June 23, 2024
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HomeSEE Energy NewsWestern Balkans should be rapidly included in EU ETS - CEPS

Western Balkans should be rapidly included in EU ETS – CEPS

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The Western Balkans power sector is close to collapse. Approximately two-thirds of the Western Balkans’ electricity is generated by lignite, most often by power plants that have operated for over 40 years. The carbon intensity of the region’s electricity sector is three times higher than that of the EU.  Almost no power plant can run at its designated capacity any longer.

Lignite-based district heating is no different, with several cities experiencing failures this winter.  Retrofitting is economically unviable. This is because even if the large majority of plants were upgraded, they still wouldn’t be able to meet sulphur dioxide emissions ceilings under the EU’s Large Combustion Plant Directive, which came into effect in 2018 as a specific obligation of the European Energy Community Treaty, which aims to extend the EU’s internal energy market beyond EU borders – including into the six Western Balkans countries.

The population of the Western Balkans region is exposed to some of the highest concentrations of air pollution in Europe, notably particulate matter (PM2.5), which is principally caused by lignite powerplants, according to a studycommissioned by UN Environment. Consequently,  the environment is deteriorating rapidly; forests are depleted, landslides are becoming more frequent and soil pollution is increasing.

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The shadow of Russian and Chinese interference

Unless there’s an EU or Western solution, with EU and Western technology, and EU and Western money, the void will inevitably be filled by China and Russia. This would mean higher dependency on Russian gas and lock-in as well as a greater risk of supply disruptions.

The current EU policy that combines the CBAM and the development of a regional emissions trading system is way too slow, not only in light of a collapsing power sector but also in terms of Russian influence in the region. In short, the Western Balkan needs investment, not incentives.

A Western Balkans coal phase-out and a Just Transition Fund – with the help of the EU ETS?

We have developed a concept to fast-track full accession of the Western Balkans power sector into the EU Emissions Trading System(ETS). This involves applying Article 10c of the EU ETS, tailor-made for the Western Balkans, or the (EU ETS) Modernisation Fund that’s been instrumental in modernising much of the energy sector in central and eastern Europe. For example, the Modernisation Fund could be transformed into a ‘Western Balkans Coal Phase-Out and Just Transition Fund’.

By ministerial decision, the EU ETS would become part of the Energy Community acquis by 2026. Under specific conditions, Western Balkan countries would be eligible to grant temporary free allocations, for example for eight years.

The pivotal point is that power plants can retain these EU allowances regardless of their closure status. Should they cease operations, they can then leverage the value of these allowances for new investment projects. Conversely, if they choose to remain operational, they would face a situation without free allocation after the temporary period expires. To mitigate the impact of a EUR 80 CO2 price, a gradual phase-in of the ETS obligation could be considered, similar to the initial phase-in for maritime emissions.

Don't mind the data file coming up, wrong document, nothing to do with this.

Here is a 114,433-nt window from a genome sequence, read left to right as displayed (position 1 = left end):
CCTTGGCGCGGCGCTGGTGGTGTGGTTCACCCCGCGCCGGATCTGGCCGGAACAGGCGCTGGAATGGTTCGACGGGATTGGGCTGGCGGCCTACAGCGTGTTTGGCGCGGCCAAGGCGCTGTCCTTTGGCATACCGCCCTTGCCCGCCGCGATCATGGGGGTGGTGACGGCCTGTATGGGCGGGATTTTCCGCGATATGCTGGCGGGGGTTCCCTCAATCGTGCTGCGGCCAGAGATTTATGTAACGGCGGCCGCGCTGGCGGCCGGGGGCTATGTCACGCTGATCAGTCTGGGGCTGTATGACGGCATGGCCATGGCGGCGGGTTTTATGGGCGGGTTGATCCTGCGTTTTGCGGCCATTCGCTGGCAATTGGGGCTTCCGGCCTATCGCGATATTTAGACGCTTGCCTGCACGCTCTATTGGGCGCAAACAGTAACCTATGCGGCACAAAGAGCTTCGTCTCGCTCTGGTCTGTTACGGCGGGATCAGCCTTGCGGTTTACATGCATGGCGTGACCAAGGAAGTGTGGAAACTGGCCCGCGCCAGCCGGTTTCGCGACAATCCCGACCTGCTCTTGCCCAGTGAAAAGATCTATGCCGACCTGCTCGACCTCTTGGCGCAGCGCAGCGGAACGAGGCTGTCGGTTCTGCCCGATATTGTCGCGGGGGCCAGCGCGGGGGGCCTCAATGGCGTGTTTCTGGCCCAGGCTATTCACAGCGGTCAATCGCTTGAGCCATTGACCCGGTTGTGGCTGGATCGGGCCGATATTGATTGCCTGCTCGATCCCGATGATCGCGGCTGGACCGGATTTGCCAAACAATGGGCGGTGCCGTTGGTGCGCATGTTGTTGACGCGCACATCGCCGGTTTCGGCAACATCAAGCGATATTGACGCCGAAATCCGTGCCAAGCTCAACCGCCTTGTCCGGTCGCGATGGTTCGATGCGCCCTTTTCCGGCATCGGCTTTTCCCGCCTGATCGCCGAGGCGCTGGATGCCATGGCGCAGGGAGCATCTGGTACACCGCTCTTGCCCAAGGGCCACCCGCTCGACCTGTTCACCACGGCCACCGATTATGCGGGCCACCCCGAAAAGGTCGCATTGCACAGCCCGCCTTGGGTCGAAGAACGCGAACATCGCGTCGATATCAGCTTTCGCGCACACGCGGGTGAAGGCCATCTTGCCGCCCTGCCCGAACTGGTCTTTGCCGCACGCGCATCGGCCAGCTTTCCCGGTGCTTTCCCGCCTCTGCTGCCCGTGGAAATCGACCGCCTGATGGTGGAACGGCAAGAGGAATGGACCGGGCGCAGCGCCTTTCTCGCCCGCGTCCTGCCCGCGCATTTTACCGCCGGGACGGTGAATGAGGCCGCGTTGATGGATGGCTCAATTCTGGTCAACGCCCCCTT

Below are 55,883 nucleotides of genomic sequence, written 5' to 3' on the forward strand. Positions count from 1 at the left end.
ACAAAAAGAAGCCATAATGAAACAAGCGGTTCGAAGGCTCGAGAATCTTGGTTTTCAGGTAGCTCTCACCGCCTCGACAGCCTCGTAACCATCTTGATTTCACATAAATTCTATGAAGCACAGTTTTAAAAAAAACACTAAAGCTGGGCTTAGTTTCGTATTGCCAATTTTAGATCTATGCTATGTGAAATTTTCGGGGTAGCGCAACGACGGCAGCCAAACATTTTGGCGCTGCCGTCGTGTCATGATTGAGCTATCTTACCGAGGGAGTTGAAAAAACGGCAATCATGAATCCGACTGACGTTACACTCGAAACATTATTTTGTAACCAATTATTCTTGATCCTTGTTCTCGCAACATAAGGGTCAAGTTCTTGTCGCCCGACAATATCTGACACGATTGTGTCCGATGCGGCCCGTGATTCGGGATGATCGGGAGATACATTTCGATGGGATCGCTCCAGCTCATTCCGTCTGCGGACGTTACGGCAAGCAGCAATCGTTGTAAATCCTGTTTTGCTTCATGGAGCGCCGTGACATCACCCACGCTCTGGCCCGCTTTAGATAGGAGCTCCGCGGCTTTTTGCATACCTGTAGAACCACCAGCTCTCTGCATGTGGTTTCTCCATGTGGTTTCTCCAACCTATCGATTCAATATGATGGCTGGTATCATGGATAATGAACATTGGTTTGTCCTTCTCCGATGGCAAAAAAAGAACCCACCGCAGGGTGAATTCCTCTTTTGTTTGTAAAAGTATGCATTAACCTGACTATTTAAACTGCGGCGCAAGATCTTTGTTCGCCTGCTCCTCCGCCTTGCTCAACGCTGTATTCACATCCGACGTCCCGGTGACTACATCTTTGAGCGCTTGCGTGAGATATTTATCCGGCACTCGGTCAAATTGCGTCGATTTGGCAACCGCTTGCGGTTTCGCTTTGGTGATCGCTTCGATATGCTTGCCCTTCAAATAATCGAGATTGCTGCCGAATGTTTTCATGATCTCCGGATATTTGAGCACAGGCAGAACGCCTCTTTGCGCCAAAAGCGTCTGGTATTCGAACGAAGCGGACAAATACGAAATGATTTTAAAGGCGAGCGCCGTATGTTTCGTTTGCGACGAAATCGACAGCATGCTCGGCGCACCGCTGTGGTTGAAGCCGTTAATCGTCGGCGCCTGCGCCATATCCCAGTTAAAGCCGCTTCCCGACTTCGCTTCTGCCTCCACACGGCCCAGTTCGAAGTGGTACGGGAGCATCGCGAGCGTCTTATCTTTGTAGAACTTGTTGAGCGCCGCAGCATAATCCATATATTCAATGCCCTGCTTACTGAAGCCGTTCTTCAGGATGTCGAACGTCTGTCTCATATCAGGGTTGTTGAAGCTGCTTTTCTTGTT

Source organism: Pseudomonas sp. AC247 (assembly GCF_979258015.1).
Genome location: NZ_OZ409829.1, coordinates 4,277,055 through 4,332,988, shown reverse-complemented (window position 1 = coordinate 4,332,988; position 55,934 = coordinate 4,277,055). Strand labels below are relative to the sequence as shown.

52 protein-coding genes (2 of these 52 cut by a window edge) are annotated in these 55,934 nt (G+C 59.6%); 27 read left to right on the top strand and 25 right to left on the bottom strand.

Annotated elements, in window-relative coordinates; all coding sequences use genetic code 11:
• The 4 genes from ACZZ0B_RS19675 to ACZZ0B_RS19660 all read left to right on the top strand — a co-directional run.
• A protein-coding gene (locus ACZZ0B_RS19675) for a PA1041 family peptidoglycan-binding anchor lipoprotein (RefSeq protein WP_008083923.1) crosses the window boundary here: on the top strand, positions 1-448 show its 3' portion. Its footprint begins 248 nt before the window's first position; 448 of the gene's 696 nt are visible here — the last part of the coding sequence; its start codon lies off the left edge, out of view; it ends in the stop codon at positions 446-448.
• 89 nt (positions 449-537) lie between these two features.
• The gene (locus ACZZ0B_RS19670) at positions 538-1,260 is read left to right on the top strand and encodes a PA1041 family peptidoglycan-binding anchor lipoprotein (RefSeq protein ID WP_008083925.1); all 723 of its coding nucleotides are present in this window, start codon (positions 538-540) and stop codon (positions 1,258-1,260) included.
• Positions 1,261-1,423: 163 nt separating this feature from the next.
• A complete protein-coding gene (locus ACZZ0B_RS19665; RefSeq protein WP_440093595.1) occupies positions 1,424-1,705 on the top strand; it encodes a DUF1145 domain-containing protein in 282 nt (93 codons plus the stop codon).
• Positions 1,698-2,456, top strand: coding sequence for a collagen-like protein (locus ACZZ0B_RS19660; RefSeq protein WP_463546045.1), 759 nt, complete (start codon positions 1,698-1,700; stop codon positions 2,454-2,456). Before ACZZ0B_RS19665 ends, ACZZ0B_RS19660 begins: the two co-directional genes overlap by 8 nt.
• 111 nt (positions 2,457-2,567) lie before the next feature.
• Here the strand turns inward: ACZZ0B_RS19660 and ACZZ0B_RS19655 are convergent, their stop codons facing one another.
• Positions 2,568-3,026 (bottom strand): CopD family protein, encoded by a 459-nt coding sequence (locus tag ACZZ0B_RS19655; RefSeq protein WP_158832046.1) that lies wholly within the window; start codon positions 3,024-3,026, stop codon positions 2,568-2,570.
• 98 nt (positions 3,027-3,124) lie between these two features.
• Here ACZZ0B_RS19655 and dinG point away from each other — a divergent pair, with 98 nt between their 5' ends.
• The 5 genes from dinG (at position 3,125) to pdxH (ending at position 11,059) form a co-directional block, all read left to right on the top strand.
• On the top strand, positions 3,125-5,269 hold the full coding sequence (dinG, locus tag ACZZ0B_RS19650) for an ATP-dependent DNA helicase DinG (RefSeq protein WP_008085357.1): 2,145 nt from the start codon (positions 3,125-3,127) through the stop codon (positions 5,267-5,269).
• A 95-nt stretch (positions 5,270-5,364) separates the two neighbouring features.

Continued funding is necessary

Continued funding will be necessary from existing sources, such as the EU Growth Plan for the Western Balkans, the EU Western Balkans Investment Framework, and national and international development banks. The crucial new elements are the anticipated coal phase-out and additional dedicated funding from free allocations that would be utilised as collateral to expedite new investment projects.

Projections indicate that the value of free allocation could amount to approximately EUR 20 billion over eight years, starting in 2026 and culminating in total phase-out by 2034. Around half of this amount would be available to support investments.

The total new generation capacity required in the region will be approximately 5 GWe, equivalent to about one-fifth of Belgium’s total capacity or less than 1 % of the EU’s total generation capacity. The total investment required will be less than EUR 15 billion.

What’s important is that over one-third of the Western Balkans’ power supply comes from existing hydro sources, representing a low-carbon and fully dispatchable source. By integrating another 20 % solar capacity, the remainder could be supplemented by geothermal, wind, biomass, and the efficiency gains of new technologies. Increased load factors and enhanced end-use efficiency over time should guarantee not only a fully decarbonised but also a stable grid.

Foresight and politics will required

This proposal is radical and implementing it will require vision, political will, and – most importantly – political courage. The path ahead will not be easy, both politically and technically and there is no guarantee that this concept will function effectively in practice.

The associated risks could be significant, but the potential rewards, particularly in terms of CO2 reductions and political stability, are substantial. The alternative would be political interference by non-European powers and, most likely, a lock-in of Russian gas.

Politically, this initiative would demonstrate to the citizens of the Western Balkans the reality of their European perspective and to the EU, the readiness of the Western Balkans to align themselves with ambitious EU climate objectives.

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